China’s economy risks being the big loser

President Xi’s government faces intense challenges in this new era of strategic competition

Self-inflicted wounds threaten to rip the heart out of China’s economy.

Bungled Covid-19 policies, banking scandals and a property crisis have shattered the myth of competency and stability, the cornerstones of the ruling Communist Party’s legitimacy.

Soaring unemployment among the young and anemic consumer confidence have simply added to the risks.

In short, Beijing faces economic peril if globalization fractures in the months and years ahead.

“For more than three decades, the global economy was defined by unbridled integration and unprecedented interdependence,” George Magnus, of the China Centre at Oxford University, said.

“Neither political spats nor localized wars could slow the globalization train. Markets were markets, business was business, and multinational firms became more multinational,” he wrote in a commentary for The Wire China.

“Not anymore. In this new era of strategic competition between China and the West, disengagement is the order of the day. While this trend will impede economic growth for everyone, the economy that loses the most may well be China’s,” Magnus, an independent economist and commentator, pointed out.

Between the lines:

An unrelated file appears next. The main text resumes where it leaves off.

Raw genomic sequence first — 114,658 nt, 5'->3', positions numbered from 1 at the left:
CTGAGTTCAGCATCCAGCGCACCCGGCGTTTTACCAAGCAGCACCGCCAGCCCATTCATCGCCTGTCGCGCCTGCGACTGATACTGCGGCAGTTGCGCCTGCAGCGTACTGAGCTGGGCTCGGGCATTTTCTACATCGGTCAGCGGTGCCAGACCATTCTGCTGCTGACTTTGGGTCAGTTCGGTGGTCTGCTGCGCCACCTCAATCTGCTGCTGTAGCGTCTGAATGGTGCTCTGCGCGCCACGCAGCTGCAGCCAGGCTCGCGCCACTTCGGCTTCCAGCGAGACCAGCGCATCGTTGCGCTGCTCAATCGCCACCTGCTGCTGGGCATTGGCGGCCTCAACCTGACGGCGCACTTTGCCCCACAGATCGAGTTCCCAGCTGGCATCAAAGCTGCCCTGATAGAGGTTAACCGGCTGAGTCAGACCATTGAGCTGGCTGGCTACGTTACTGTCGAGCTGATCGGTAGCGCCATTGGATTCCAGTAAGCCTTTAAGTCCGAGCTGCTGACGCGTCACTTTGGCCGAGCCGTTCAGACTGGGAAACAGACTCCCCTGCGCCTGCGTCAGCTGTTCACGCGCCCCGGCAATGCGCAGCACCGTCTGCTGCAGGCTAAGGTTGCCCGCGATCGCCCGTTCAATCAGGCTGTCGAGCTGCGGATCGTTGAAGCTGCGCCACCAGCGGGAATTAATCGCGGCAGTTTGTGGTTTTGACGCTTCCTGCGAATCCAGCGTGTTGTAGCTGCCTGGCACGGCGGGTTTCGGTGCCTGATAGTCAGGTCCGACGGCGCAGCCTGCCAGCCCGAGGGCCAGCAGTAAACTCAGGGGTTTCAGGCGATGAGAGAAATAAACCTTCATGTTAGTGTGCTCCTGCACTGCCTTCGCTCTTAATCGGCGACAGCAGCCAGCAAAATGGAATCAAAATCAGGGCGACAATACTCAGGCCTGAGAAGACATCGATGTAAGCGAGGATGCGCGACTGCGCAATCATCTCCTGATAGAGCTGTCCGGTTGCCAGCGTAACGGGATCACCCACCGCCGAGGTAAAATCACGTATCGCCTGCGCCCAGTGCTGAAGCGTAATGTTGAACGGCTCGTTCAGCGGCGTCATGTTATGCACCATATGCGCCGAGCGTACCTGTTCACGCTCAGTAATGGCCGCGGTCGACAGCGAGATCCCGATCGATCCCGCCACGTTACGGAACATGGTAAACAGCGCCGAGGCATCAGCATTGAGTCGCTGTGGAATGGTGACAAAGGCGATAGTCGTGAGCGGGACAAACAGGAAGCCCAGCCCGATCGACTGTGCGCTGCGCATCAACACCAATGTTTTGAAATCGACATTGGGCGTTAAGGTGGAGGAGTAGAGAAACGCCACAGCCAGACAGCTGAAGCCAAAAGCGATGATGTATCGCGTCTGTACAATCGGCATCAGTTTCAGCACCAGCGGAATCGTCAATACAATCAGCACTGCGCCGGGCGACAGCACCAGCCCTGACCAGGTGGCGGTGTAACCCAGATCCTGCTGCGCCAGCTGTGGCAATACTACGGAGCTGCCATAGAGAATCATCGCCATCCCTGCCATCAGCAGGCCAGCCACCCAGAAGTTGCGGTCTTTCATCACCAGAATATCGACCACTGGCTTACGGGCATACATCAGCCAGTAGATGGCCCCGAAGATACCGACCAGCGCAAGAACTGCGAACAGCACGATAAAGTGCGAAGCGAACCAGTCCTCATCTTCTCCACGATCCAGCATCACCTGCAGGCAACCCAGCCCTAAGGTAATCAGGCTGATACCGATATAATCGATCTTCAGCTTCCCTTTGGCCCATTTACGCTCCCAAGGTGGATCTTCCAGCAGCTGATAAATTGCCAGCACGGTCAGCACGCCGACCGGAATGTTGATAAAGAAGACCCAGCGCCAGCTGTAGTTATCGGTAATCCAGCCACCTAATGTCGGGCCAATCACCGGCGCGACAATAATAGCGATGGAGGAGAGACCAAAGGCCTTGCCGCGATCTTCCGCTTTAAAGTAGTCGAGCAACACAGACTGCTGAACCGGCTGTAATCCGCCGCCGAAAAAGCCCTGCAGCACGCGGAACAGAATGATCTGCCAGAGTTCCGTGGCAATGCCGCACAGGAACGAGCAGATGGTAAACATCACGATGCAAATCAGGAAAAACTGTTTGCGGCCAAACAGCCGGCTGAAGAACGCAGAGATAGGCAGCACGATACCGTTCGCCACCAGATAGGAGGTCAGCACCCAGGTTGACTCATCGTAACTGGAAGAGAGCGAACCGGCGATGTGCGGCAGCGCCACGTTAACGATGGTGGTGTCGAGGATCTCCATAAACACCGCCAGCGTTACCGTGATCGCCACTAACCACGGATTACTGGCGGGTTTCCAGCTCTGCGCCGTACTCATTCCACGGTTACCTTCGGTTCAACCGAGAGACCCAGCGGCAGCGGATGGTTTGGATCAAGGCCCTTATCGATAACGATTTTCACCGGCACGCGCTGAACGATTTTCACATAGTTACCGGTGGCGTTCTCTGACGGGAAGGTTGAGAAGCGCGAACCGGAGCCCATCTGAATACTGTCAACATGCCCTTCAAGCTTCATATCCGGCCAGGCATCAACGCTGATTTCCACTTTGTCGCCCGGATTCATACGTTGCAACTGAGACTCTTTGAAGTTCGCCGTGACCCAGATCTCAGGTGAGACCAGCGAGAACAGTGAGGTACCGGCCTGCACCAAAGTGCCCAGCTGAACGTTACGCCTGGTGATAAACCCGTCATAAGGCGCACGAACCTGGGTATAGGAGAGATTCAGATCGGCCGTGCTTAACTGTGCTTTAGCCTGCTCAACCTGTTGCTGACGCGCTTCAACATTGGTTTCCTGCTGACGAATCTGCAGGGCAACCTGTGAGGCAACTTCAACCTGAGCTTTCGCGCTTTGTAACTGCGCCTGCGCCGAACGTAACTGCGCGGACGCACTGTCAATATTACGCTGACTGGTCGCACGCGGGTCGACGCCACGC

What if the new era of great-power competition was over before it had even begun.

Craig Singleton, of the Foundation for Defense of Democracies

Lesson from history: “The People’s Republic would not be where it is today without globalization. International trade, investment, and capital-market access drove economic growth, while knowledge transfer – aided by engagement among students, scientists, and scholars – enabled technological leveling-up,” Magnus, of Oxford University, said.

Lesson from today: “Government trade data confirm that exports continue to keep #China afloat & domestic consumption continues to be mind-numbingly weak. So let’s be done [with] all the China weakness foreshadows developed world pain commentaries. China is dependent on [the world] for growth, not [the] other way around,” China Beige Book, the research consultancy, tweeted.

Big picture: So, what does this mean for the China Century and President Xi Jinping’s dream of global dominance? The tea leaves appear to be increasingly cloudy.

Stirred and shaken: “What if the new era of great-power competition was over before it had even begun,” Craig Singleton at the Foundation for Defense of Democracies asked.

Dated data: “Many of today’s fears about a multi-generation conflict with Beijing rest on linear extrapolations of yesteryear’s data, harkening back to a time when China appeared on track to supplant the United States as the world’s largest economy,” he wrote in a commentary for Foreign Policy.

China Factor comment: Another warning sign of impending gloom is runaway youth unemployment. Party cadres are well aware of the role it played in the Arab Spring or Color Revolutions as they are known in Chinese government circles.

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